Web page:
It’s really a judgment call in some cases, a matter of taste, which you prefer. It’s interesting to compare what different dye suppliers recommend. While Dharma lists their 407 Caribbean Blue as a cool blue primary, Jacquard lists this same dye (acid blue 7) as their warm blue primary 624 turquoise. You can use it as either a warm or a cool mixing primary. Dharma’s 406 fluorescent fuchsia is listed as a cool red mixing primary, but, while Jacquard does sell this dye (acid red 52), they don’t list it as a mixing primary at all, but instead recommend recommend their 618 fire red (a mixture of acid dyes) as their cool red mixing primary; they don’t carry the same dye as Dharma’s 411 Deep Magenta.
Another way to get an idea of which dyes in a particular dye line are considered by many people as the best colors to start with, for mixing, is to look at which dyes are included in their starter kits. PRO Chemical & Dye’s Washfast Acid dye line has some overlap with some of the Dharma Acid Dyes. In their Warm Palette acid dye sampler, they use acid yellow 199, acid red 151, and acid blue 25. This last dye, acid blue 25, is sold by ProChem as National Blue, and by Dharma as sapphire blue. In their Cool Palette acid dye sampler, ProChem includes acid yellow 19, which is the same dye Dharma sells as 401 Brilliant Yellow, acid red 138, and acid blue 90.
Whether to choose fluorescent dyes is another question. Fluorescent dyes are brighter than any others, because they gather ultraviolet light that is invisible to our eyes, and release it as visible light, resulting ina brighter-than-bright effect. Whenever there is a source of ultraviolet light, such as sunlight, or a blacklight, or some fluorescent lights, a fluorescent dye, such as Dharma’s 445 Fluorescent Lemon or 406 Fluorescent Fuchsia, will appear to be exceptionally bright. It will seem less so under a low-ultraviolet light (such as firelight or incandescent lightbulbs). Fluorescent dyes tend to fade faster as the result of light exposure than other dyes, because of the added energy of the ultraviolet light that they absorb, so they are not the best choice for art that is expected to maintain its color unchanged for many years. For archival purposes, it is better to chose more lightfast colors such as Dharma’s 401 Brilliant Yellow instead of 445 Fluorescent yellow, and 411 Deep Magenta instead of 406 Fluorescent Fuchsia, but when the goal is to wow people with exceptionally sharp, bright colors, if longevity is not an issue, the two fluorescent dyes are preferable.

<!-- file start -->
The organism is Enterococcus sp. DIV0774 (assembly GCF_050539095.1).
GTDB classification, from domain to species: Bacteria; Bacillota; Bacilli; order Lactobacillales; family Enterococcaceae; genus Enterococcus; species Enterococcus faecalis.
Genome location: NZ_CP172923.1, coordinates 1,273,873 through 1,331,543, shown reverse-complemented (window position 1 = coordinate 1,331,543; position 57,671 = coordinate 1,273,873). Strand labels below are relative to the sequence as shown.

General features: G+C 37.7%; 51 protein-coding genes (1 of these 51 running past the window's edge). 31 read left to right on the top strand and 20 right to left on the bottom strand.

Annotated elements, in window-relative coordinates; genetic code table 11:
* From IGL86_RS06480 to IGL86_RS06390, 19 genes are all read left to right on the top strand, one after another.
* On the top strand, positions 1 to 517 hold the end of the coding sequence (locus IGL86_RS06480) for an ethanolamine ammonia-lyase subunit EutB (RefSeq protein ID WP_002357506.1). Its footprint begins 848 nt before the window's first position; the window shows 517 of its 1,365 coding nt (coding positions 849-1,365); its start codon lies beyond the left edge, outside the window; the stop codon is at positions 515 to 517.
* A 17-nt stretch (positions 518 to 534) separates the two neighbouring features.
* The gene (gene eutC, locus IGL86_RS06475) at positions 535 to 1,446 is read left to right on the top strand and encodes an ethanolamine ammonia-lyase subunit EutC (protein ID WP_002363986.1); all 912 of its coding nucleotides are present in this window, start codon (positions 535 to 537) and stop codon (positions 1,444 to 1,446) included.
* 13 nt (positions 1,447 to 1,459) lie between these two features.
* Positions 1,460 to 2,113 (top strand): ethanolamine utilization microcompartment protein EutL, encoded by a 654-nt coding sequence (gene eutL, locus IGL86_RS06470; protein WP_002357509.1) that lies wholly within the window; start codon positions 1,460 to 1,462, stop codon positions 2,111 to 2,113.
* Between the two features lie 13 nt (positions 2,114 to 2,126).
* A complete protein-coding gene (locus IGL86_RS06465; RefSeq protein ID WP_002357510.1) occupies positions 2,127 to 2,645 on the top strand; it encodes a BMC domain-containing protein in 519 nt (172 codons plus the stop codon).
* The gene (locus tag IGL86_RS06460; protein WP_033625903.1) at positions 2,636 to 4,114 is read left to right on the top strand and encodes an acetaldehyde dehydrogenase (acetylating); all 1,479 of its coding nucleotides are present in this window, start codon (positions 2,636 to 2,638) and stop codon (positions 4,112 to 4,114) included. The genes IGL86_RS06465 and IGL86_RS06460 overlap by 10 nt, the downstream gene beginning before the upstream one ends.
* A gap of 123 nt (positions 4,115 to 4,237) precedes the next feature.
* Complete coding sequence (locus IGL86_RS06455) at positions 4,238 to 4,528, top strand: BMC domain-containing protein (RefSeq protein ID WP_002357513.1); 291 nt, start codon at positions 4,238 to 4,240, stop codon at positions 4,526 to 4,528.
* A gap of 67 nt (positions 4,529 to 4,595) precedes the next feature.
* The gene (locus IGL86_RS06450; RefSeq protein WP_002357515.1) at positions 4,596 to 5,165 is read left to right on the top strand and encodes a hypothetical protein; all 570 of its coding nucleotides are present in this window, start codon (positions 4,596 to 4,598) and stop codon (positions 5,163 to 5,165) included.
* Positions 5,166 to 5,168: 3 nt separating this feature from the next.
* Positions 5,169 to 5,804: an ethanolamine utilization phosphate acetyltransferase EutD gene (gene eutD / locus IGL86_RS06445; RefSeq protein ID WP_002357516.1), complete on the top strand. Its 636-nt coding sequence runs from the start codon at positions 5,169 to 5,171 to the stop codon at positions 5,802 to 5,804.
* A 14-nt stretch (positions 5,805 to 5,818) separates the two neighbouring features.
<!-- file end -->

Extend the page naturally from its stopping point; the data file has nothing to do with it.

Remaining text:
Acid dyes tend to be better at either leveling to make a very smooth solid shade, or at washfastness, but not both (ignoring the existence of reactive dyes such as those in the Lanaset dye line). A highly washfast color is harder to get perfectly level in color, but it does not fade as quickly in the wash. A highly level color is less washfast, though of course this varies according to dyeing technique; typically it is best to dry-clean clothing that has been dye with acid leveling dyes, rather than washing it. Dharma marks their acid leveling dyes, in the dye chart on their Instructions tab, with an “L” for “Leveling”, and their acid milling dyes with an “M”. You can mix the acid leveling dyes and acid milling dyes that Dharma sells, but if you are very concerned with leveling or with washfastness, you will want to look into this further. You can get more information about acid dyes on my website; see “About Acid Dyes”, “Leveling Acid Dyes”, and my page about Washfast Acid dyes.
There is a great deal of important information in the “Instructions” tab on Dharma’s Acid Dyes page. I strongly advise everyone to study this information closely before using the acid dyes.